This will be a in person project conducted on campus.

Are you intrigued by the transformation of landscapes? Join our project focusing on mapping landscape transformation over an 80-year period in Sicily's "Transformed Belt," where intensive greenhouse agriculture has reshaped the physical, social, and economic environment. As an incoming first-year college student, you'll play a vital role in this research endeavor. Your tasks will include conducting air photo archive searches and processing data to align historic photos with modern satellite imagery, facilitating spatial analysis. We're seeking students with a keen eye for detail and a passion for developing skills in spatial information technology for environmental analysis. While at least one in-person meeting at the beginning of each semester is required, the project work and weekly check-ins with your professor can be conveniently done online during the semester.

This will be a hybrid project conducted on and off campus.

Biology, Chemistry, and Physics

Are you interested in exploring the fascinating world of biochemistry and molecular biology? Our lab is looking for undergraduate researchers to join us in studying molybdenum, a heavy metal crucial for life processes and various industrial applications. We focus on understanding the chemistry of a bacterial enzyme called nitrate reductase, which plays a key role in converting nitrate to nitrite. As part of our team, you will learn and apply molecular techniques,  protein production and purification, as well as spectroscopic and kinetic analyses. These skills are invaluable for anyone interested in biochemical research. Additionally, you will have the chance to work on the chemical synthesis, purification, and characterization of components of the molybdenum cofactor (Moco). This project will provide you with a strong foundation in organic and inorganic synthetic chemistry, complemented by analytical and computational techniques. You will learn specialized techniques such as anaerobic methods, solvent purification, and various spectroscopic analyses. Another exciting project involves designing and synthesizing probes to detect heavy metals like Pb2+ ions, which are critical for maintaining water quality. Our patented probe can detect lead at levels below the EPA's recommended maximum contamination level. You will be involved in making this detection process more accessible and efficient. By joining our lab, you will gain hands-on experience, develop critical thinking, and enhance your time management and teamwork skills. This is a great opportunity to contribute to important biochemical research and develop a strong skill set in the field.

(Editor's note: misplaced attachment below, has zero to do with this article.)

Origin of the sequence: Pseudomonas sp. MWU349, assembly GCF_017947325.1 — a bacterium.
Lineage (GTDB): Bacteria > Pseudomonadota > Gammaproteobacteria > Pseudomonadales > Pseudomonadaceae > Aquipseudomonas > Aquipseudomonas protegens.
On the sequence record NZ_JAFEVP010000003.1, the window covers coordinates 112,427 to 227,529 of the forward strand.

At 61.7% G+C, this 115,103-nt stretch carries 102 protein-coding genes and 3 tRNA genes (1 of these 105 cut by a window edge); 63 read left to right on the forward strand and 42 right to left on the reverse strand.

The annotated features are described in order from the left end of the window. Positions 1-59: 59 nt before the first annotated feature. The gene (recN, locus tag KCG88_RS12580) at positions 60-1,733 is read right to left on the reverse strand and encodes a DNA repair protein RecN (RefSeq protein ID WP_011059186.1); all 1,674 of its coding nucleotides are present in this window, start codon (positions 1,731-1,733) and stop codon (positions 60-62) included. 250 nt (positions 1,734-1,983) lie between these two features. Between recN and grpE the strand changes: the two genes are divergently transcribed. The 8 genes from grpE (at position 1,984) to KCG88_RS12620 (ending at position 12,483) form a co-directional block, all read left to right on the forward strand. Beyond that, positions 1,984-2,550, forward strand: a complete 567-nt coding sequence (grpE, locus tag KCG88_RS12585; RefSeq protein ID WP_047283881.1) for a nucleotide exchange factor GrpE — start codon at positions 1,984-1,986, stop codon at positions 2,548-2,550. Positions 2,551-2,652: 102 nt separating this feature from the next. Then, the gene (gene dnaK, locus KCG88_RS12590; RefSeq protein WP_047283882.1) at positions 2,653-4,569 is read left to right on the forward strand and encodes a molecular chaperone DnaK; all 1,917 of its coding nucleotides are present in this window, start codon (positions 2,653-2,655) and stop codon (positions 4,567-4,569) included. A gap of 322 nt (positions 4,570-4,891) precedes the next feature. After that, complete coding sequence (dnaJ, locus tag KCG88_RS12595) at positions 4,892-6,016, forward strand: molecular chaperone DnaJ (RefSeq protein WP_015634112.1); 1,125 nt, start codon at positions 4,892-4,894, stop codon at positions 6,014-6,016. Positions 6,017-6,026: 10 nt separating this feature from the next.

This will be a in person project conducted on campus.